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Growing Concerns (12/14/2005)
By Dr. Martha Erickson


     
A parenting column with Dr. Martha Erickson

of the University of Minnesota

Question: My 6-year-old daughter seems to be obsessed with winning or being first. At school she will come inside early from recess because she is "cold" but I was recently told it was so she could be first for gym, or French or art or whatever. In the car she tries to get buckled before her brother, at home she tries to get down the stairs first or out the door first. She even tries to block her brother's path. If she doesn't win (or even THINKS she didn't win) she melts down into a puddle of tears. Her brother, who is 3, would also like to win sometimes and they are becoming quite competitive. She even sets the dinner table so she can sit next to me (mom) and her brother cannot--which I suspect is also a manner of winning for her. This habit is not only annoying (she seems to get teased by her classmates when she is constantly first in line) but it doesn't seem to be healthy. Should I be worried? What can I do?

Answer: It sounds like it's time for a heart-to-heart talk with your daughter. I suggest you set aside a quiet time to tell her you notice how important it is to her to always be first or to be the winner, but now that she's getting older she needs to think about other people's feelings. Her brother and friends need a chance to be first some times too. Let her know you are going to make a special effort to help her learn to take turns and be more sensitive to other people's feelings. At 6 years, she's at a good age to learn these important social lessons.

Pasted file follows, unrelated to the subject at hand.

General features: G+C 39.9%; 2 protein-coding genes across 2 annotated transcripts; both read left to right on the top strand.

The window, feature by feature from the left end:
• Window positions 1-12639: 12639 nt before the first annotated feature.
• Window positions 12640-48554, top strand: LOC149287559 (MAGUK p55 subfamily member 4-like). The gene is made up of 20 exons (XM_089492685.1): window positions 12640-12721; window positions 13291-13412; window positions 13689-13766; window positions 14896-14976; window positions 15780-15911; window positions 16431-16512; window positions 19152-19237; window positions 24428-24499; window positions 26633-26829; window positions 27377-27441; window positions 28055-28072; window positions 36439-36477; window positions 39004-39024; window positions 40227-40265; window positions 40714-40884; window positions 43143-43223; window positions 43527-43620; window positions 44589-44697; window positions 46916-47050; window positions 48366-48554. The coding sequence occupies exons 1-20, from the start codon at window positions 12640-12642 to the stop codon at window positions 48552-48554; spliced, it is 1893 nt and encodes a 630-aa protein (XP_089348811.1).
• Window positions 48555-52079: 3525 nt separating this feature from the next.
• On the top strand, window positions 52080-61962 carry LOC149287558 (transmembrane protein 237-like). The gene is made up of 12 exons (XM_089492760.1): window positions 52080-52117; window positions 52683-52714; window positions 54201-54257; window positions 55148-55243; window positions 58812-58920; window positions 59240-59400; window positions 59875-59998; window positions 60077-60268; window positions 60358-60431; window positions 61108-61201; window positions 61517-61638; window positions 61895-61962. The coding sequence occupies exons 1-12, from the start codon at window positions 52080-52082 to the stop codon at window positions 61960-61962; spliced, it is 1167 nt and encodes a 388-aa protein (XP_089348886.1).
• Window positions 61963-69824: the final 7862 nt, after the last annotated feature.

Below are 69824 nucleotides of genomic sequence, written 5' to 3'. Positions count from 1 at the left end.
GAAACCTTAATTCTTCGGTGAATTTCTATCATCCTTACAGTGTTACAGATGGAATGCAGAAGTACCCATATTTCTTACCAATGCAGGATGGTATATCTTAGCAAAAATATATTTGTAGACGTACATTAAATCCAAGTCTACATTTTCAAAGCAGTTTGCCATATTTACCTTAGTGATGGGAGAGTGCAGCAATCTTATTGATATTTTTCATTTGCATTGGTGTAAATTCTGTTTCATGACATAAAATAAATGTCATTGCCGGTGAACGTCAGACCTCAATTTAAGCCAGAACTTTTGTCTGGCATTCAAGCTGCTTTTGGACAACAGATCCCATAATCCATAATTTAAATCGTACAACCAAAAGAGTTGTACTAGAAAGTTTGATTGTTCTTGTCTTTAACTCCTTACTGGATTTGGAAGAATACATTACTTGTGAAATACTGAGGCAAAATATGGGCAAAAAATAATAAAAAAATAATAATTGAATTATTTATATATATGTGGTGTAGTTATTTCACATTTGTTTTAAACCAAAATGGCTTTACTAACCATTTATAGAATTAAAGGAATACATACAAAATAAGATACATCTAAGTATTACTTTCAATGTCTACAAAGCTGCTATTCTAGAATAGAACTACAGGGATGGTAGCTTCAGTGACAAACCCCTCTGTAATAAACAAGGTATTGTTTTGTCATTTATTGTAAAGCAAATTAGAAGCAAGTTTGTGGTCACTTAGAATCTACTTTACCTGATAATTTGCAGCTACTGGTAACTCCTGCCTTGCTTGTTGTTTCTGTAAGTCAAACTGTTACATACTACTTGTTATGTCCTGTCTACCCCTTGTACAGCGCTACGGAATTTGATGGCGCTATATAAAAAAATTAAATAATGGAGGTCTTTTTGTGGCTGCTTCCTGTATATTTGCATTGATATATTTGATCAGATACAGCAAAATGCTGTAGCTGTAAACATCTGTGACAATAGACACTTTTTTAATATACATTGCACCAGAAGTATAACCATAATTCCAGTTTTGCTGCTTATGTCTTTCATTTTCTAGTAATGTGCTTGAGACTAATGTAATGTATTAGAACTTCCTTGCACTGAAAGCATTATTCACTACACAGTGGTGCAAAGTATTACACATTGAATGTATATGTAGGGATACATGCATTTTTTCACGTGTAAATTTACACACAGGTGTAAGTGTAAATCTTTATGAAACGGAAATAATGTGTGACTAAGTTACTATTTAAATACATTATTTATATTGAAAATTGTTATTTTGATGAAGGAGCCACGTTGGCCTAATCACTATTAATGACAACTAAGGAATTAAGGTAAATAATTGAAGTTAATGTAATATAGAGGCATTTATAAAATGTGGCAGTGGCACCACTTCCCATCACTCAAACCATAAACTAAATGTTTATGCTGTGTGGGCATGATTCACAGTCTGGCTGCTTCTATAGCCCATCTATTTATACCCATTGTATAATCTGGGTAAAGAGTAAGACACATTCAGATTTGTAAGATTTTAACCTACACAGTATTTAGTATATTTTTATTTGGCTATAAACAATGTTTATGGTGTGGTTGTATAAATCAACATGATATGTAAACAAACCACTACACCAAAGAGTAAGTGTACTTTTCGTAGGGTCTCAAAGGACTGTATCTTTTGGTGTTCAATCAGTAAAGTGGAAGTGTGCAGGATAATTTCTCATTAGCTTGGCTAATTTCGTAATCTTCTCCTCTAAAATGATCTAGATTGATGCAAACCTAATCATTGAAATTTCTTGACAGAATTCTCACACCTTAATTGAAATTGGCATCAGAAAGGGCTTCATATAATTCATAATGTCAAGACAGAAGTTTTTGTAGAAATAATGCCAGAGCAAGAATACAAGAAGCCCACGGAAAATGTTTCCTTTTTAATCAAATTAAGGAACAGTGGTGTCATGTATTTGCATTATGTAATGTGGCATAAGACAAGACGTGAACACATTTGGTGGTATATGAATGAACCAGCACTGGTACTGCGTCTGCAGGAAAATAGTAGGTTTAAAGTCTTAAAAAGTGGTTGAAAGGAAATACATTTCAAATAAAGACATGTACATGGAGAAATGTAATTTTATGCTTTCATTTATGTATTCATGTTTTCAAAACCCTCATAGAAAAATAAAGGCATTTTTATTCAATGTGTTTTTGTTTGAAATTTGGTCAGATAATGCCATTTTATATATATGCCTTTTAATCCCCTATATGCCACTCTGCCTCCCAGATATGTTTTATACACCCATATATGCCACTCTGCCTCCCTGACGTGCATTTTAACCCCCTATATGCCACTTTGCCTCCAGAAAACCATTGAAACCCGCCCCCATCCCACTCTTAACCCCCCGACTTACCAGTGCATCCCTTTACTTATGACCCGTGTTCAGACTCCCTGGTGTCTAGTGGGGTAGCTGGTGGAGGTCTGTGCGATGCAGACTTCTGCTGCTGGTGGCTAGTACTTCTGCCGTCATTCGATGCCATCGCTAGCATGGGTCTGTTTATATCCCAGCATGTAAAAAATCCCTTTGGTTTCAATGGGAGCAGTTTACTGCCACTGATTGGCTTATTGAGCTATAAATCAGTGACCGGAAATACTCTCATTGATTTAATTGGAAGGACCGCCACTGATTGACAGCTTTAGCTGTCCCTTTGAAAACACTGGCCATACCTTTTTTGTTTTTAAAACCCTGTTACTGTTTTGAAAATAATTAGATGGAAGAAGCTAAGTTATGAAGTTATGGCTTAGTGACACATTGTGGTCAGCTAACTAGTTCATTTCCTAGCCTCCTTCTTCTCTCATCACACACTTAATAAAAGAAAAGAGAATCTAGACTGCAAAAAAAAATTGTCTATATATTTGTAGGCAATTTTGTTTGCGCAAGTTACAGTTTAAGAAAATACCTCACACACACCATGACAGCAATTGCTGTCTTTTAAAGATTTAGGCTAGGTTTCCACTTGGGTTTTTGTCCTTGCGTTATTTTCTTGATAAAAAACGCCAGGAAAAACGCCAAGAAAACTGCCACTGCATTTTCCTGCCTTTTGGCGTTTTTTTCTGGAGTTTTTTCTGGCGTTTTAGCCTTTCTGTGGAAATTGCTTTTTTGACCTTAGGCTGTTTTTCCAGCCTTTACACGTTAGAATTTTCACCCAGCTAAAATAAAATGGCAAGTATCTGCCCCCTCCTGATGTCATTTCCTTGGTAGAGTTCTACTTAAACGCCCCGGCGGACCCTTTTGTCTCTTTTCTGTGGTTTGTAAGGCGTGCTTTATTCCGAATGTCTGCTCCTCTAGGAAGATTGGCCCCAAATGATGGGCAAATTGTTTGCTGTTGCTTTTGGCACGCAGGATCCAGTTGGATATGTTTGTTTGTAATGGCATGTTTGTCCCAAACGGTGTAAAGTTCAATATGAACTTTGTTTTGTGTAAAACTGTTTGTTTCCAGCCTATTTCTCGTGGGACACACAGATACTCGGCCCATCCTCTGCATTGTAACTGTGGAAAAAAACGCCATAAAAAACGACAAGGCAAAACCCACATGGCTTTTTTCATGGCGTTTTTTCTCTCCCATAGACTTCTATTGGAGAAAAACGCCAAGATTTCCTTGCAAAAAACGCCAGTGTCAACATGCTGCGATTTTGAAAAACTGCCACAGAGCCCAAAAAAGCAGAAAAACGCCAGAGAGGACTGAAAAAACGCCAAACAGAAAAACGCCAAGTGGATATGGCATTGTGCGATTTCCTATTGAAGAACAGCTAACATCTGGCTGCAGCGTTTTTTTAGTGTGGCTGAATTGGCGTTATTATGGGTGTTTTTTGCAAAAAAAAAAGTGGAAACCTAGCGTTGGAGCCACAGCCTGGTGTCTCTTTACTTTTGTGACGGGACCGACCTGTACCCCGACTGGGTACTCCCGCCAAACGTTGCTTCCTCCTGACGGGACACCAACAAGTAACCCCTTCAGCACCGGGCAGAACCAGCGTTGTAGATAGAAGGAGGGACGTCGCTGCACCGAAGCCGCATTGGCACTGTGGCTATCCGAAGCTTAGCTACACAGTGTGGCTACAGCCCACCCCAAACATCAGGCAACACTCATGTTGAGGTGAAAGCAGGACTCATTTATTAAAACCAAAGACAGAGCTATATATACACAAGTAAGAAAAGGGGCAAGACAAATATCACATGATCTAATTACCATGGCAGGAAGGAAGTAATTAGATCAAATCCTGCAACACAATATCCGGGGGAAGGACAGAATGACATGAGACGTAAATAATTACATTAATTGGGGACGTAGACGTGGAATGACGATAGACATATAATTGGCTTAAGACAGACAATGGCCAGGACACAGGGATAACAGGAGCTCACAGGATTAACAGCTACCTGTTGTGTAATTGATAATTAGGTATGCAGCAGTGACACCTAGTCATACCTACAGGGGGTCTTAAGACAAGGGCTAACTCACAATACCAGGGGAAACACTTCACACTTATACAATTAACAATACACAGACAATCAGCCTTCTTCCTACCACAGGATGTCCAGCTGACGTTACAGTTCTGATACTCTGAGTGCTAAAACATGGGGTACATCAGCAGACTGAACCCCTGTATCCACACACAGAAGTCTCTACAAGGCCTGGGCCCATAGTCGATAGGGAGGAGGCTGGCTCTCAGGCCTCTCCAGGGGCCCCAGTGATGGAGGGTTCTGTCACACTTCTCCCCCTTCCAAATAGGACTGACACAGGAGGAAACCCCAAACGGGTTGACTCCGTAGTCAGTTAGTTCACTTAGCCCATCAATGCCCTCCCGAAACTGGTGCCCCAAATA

At home, you might begin by setting up a schedule so that she and her brother alternate days for choosing such things as where they want to sit at the dinner table and who gets in the car first. The more you can head off your daughter's pushy behavior, the better.

Then be sure to notice and acknowledge both of your children when they accept "second place" gracefully. In particular, pay special attention to those times when your daughter spontaneously gives her brother or others a chance to be first. Remind her often that you are proud of the way she's learning to respect other people's feelings.

If your daughter slips into her old behavior and blocks her brother's path or races down the stairway ahead of him, try turning your attention to your son. Give him a smile and a pat on the head and tell him you're glad he's not always trying to be first. This will help your daughter see that there are greater rewards in being gracious than in being pushy.

Since you know that your daughter's behavior is carrying over to school, I assume you and her teacher have talked about this. It's important that you and the teacher work together to try to teach the same lessons and values. Let the teacher know the ways you're working with your daughter to change these annoying behaviors and ask the teacher to join with you. For example, she could be more systematic about choosing children to be first in various school activities. And she could look for occasions to praise your daughter for making way for other children to have their fair share of opportunities and attention. 

 

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